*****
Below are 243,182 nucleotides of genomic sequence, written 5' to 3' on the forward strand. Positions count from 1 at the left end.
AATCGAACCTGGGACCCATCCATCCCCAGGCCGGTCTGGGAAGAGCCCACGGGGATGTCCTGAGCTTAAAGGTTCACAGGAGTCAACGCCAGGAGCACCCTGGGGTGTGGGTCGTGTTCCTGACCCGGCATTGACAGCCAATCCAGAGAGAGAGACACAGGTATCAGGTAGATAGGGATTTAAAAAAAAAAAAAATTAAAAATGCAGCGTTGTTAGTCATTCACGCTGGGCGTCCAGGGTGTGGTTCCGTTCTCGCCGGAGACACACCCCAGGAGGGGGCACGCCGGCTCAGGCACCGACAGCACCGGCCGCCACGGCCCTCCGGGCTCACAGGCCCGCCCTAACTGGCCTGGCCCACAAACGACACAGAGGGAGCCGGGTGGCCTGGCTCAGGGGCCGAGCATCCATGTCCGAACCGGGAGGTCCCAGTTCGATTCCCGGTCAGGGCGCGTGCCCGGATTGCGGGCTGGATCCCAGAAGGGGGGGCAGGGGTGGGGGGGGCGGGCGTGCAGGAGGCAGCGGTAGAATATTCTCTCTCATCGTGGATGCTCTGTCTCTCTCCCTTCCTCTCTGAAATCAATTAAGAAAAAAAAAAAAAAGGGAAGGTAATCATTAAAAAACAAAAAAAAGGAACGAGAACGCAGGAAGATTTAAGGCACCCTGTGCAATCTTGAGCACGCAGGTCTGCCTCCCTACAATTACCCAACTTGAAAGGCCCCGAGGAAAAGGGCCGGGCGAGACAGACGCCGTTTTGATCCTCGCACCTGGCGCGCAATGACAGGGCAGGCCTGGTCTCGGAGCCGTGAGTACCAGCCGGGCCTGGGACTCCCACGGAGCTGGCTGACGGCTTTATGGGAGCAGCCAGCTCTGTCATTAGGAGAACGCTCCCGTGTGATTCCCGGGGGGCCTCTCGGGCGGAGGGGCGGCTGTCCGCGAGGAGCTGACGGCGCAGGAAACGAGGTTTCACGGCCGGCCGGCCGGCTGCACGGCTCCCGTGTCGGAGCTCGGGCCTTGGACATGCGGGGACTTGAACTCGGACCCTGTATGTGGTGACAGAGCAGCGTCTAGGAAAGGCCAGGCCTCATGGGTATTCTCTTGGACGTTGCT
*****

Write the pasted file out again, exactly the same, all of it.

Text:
Below are 243,182 nucleotides of genomic sequence, written 5' to 3' on the forward strand. Positions count from 1 at the left end.
AATCGAACCTGGGACCCATCCATCCCCAGGCCGGTCTGGGAAGAGCCCACGGGGATGTCCTGAGCTTAAAGGTTCACAGGAGTCAACGCCAGGAGCACCCTGGGGTGTGGGTCGTGTTCCTGACCCGGCATTGACAGCCAATCCAGAGAGAGAGACACAGGTATCAGGTAGATAGGGATTTAAAAAAAAAAAAAATTAAAAATGCAGCGTTGTTAGTCATTCACGCTGGGCGTCCAGGGTGTGGTTCCGTTCTCGCCGGAGACACACCCCAGGAGGGGGCACGCCGGCTCAGGCACCGACAGCACCGGCCGCCACGGCCCTCCGGGCTCACAGGCCCGCCCTAACTGGCCTGGCCCACAAACGACACAGAGGGAGCCGGGTGGCCTGGCTCAGGGGCCGAGCATCCATGTCCGAACCGGGAGGTCCCAGTTCGATTCCCGGTCAGGGCGCGTGCCCGGATTGCGGGCTGGATCCCAGAAGGGGGGGCAGGGGTGGGGGGGGCGGGCGTGCAGGAGGCAGCGGTAGAATATTCTCTCTCATCGTGGATGCTCTGTCTCTCTCCCTTCCTCTCTGAAATCAATTAAGAAAAAAAAAAAAAAGGGAAGGTAATCATTAAAAAACAAAAAAAAGGAACGAGAACGCAGGAAGATTTAAGGCACCCTGTGCAATCTTGAGCACGCAGGTCTGCCTCCCTACAATTACCCAACTTGAAAGGCCCCGAGGAAAAGGGCCGGGCGAGACAGACGCCGTTTTGATCCTCGCACCTGGCGCGCAATGACAGGGCAGGCCTGGTCTCGGAGCCGTGAGTACCAGCCGGGCCTGGGACTCCCACGGAGCTGGCTGACGGCTTTATGGGAGCAGCCAGCTCTGTCATTAGGAGAACGCTCCCGTGTGATTCCCGGGGGGCCTCTCGGGCGGAGGGGCGGCTGTCCGCGAGGAGCTGACGGCGCAGGAAACGAGGTTTCACGGCCGGCCGGCCGGCTGCACGGCTCCCGTGTCGGAGCTCGGGCCTTGGACATGCGGGGACTTGAACTCGGACCCTGTATGTGGTGACAGAGCAGCGTCTAGGAAAGGCCAGGCCTCATGGGTATTCTCTTGGACGTTGCT